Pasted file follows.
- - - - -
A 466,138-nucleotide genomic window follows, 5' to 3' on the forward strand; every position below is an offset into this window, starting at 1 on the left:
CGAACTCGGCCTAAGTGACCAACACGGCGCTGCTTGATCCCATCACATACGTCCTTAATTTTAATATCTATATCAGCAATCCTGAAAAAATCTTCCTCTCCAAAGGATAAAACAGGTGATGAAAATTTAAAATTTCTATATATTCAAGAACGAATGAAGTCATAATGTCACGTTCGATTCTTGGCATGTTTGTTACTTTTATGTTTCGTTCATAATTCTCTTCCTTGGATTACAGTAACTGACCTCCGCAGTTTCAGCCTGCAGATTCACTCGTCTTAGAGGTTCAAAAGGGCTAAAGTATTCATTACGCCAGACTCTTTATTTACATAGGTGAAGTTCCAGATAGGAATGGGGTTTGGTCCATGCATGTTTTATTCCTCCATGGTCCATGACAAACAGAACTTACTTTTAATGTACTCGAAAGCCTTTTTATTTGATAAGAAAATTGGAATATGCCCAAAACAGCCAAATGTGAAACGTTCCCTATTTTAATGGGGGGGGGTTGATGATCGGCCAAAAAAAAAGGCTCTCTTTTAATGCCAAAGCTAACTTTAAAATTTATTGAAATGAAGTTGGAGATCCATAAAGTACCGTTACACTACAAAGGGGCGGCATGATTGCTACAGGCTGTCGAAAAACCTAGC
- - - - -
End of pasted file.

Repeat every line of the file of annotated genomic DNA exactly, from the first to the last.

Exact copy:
A 466,138-nucleotide genomic window follows, 5' to 3' on the forward strand; every position below is an offset into this window, starting at 1 on the left:
CGAACTCGGCCTAAGTGACCAACACGGCGCTGCTTGATCCCATCACATACGTCCTTAATTTTAATATCTATATCAGCAATCCTGAAAAAATCTTCCTCTCCAAAGGATAAAACAGGTGATGAAAATTTAAAATTTCTATATATTCAAGAACGAATGAAGTCATAATGTCACGTTCGATTCTTGGCATGTTTGTTACTTTTATGTTTCGTTCATAATTCTCTTCCTTGGATTACAGTAACTGACCTCCGCAGTTTCAGCCTGCAGATTCACTCGTCTTAGAGGTTCAAAAGGGCTAAAGTATTCATTACGCCAGACTCTTTATTTACATAGGTGAAGTTCCAGATAGGAATGGGGTTTGGTCCATGCATGTTTTATTCCTCCATGGTCCATGACAAACAGAACTTACTTTTAATGTACTCGAAAGCCTTTTTATTTGATAAGAAAATTGGAATATGCCCAAAACAGCCAAATGTGAAACGTTCCCTATTTTAATGGGGGGGGGTTGATGATCGGCCAAAAAAAAAGGCTCTCTTTTAATGCCAAAGCTAACTTTAAAATTTATTGAAATGAAGTTGGAGATCCATAAAGTACCGTTACACTACAAAGGGGCGGCATGATTGCTACAGGCTGTCGAAAAACCTAGC